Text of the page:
Thousands of people took to Cuban streets across the country on 11 July 2021, to protest against the government. In response, the government blocked access to messaging apps, including Facebook, WhatsApp, Instagram and Telegram to disrupt the flow of information, making it hard for citizens and activists to mobilize and communicate with each other.
Mobile phones account for over three-quarters of all web traffic in Cuba, with approximately 76 % of traffic within the country generated via mobile devices (Statista). Although access was restored quickly, Internet shutdowns during protests or civil unrest impact the ability of citizens to get accurate information from government sources when they need it most. It also becomes harder for citizens to contact family members and friends in other parts of the country, or in other countries. While the Internet has been available in Cuba for several years, access is controlled by the government, which blocks access to certain websites and requires permits for connections to private homes or businesses. The high cost of fixed line access was prohibitive for most citizens until 2018, when relatively affordable mobile Internet plans became available, opening up access – albeit censored – to millions of people.
Measurements collected through the Open Observatory for Network Interference (OONI) showed anomalies on WhatsApp after 10 July and Telegram after 11 July, while Facebook Messenger appears to be accessible.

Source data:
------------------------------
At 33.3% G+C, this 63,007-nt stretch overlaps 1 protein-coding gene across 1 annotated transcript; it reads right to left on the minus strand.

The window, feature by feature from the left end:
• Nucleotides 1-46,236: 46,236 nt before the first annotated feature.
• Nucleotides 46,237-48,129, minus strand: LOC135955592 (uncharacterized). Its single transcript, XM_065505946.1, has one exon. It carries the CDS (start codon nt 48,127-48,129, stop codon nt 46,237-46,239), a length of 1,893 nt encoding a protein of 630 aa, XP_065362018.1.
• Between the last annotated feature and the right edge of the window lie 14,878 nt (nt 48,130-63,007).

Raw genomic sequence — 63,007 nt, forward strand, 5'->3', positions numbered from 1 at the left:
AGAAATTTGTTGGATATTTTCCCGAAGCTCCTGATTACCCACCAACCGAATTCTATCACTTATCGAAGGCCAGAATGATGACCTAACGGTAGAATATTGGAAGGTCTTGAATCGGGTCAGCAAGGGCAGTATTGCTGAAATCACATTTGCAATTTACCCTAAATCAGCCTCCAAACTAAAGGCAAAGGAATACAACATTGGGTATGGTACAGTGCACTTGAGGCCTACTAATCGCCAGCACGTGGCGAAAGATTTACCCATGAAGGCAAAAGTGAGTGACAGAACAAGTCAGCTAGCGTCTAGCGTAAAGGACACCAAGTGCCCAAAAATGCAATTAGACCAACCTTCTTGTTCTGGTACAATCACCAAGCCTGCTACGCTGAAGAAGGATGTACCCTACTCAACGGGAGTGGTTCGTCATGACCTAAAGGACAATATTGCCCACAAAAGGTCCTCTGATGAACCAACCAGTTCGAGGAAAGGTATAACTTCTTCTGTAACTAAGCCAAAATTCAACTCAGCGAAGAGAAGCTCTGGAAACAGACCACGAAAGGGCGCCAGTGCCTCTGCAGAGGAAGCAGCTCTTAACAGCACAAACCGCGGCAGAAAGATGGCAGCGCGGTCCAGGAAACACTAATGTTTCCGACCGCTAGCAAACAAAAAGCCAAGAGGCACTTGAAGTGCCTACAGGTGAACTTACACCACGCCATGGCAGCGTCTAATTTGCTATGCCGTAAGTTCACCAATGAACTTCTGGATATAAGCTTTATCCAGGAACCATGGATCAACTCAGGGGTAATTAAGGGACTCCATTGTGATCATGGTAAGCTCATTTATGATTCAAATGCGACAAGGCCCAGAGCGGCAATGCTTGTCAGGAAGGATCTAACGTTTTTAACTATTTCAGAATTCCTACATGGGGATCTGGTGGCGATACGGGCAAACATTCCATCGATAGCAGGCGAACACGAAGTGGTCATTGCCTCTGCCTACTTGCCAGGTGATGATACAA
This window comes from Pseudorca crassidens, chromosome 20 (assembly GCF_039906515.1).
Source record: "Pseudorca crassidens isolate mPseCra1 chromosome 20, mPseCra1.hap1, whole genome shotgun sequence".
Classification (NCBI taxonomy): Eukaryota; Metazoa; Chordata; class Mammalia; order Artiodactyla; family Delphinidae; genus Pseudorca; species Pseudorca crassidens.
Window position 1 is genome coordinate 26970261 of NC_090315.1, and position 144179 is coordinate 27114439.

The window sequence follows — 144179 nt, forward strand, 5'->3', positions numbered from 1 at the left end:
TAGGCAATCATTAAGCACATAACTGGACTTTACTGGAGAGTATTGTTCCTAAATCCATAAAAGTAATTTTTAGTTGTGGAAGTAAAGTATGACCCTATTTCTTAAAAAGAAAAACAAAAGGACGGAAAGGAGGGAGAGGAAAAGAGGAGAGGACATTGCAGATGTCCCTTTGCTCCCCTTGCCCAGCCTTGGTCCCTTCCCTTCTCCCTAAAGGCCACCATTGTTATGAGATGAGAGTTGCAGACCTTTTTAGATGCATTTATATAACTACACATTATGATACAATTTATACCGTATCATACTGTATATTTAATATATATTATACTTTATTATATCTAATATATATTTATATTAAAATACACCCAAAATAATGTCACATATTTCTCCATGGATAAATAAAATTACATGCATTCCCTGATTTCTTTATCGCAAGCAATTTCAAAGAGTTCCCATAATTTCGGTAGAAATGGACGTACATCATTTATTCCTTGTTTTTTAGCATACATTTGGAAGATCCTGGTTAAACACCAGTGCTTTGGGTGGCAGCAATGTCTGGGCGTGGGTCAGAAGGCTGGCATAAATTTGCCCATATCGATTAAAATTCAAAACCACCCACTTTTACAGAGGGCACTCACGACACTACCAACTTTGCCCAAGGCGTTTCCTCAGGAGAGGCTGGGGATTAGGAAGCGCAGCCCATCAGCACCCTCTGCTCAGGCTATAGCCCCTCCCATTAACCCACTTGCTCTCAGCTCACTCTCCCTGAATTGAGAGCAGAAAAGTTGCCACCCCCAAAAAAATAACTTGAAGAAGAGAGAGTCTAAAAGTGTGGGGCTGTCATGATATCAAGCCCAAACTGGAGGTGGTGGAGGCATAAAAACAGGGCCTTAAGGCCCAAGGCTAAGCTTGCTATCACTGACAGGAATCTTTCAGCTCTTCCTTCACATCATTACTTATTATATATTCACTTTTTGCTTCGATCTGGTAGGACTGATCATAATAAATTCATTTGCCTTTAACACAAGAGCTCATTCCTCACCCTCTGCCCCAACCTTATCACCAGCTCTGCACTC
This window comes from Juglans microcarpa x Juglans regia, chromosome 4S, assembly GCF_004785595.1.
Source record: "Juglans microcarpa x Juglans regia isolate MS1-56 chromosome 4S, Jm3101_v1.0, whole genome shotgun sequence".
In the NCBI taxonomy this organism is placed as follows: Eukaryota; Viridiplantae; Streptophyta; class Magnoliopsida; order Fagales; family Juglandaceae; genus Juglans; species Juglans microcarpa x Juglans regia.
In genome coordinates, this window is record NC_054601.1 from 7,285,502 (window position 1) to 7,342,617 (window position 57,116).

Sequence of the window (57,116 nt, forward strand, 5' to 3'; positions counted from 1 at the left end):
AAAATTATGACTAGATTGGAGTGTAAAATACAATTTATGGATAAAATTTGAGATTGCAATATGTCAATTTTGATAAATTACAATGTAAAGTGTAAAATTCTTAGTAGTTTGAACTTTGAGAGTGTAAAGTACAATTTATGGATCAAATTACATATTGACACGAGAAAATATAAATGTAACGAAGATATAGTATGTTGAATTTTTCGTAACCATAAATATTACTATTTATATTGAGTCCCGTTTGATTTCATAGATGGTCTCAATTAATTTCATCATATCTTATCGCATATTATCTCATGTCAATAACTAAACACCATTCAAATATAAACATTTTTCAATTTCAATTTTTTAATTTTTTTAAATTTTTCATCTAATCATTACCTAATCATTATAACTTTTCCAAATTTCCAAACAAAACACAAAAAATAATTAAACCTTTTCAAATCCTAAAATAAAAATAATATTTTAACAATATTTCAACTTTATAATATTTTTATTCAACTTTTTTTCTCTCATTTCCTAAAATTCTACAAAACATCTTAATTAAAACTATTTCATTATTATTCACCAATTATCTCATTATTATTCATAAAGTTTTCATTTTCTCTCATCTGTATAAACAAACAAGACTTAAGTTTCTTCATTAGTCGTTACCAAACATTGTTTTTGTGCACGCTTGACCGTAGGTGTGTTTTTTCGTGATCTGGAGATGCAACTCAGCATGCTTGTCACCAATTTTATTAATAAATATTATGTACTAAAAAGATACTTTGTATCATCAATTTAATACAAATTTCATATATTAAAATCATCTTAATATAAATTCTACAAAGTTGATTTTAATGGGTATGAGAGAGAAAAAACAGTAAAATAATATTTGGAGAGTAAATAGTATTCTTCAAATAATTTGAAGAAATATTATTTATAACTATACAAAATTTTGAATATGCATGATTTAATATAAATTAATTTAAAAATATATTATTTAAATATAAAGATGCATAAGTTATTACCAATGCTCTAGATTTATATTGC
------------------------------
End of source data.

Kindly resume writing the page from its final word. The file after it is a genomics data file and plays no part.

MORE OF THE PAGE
Cloudflare Radar showed little decrease in traffic on Sunday, but a spike in use Monday and irregularities afterwards.
Google Transparency Report showed decrease in use since the interruption began at 8pm UTC Sunday 11 July.
You can see the internet outage in Cuba on Google's Transparency Report too:https://t.co/A8IdddBF7S#KeepItOn pic.twitter.com/RUwLt3P1eY
— Vinicius Fortuna (he/him) (@vinifortuna) July 12, 2021
🔴Today OONI data shows that #Cuba started blocking WhatsApp, Telegram & Signal amid protests.
Blocking appears to be happening by injecting a TCP RST packet during the TLS handshake.https://t.co/mUnZDnk5ZNhttps://t.co/x7WEdZh65xhttps://t.co/LYs2cUyH2Q#CubaSOS #CubaLibre pic.twitter.com/4OFDFrveuO
— OONI (@OpenObservatory) July 12, 2021
#Internet disruption in #Cuba 🇨🇺 yesterday followed widespread anti-government protests. Impact most evident in @fastly traffic from @ETECSA_Cuba between 2000 – 2300 UTC.https://t.co/5vGmoP4fl8#KeepItOn pic.twitter.com/giHqNmfN0K
— David Belson (@dbelson) July 12, 2021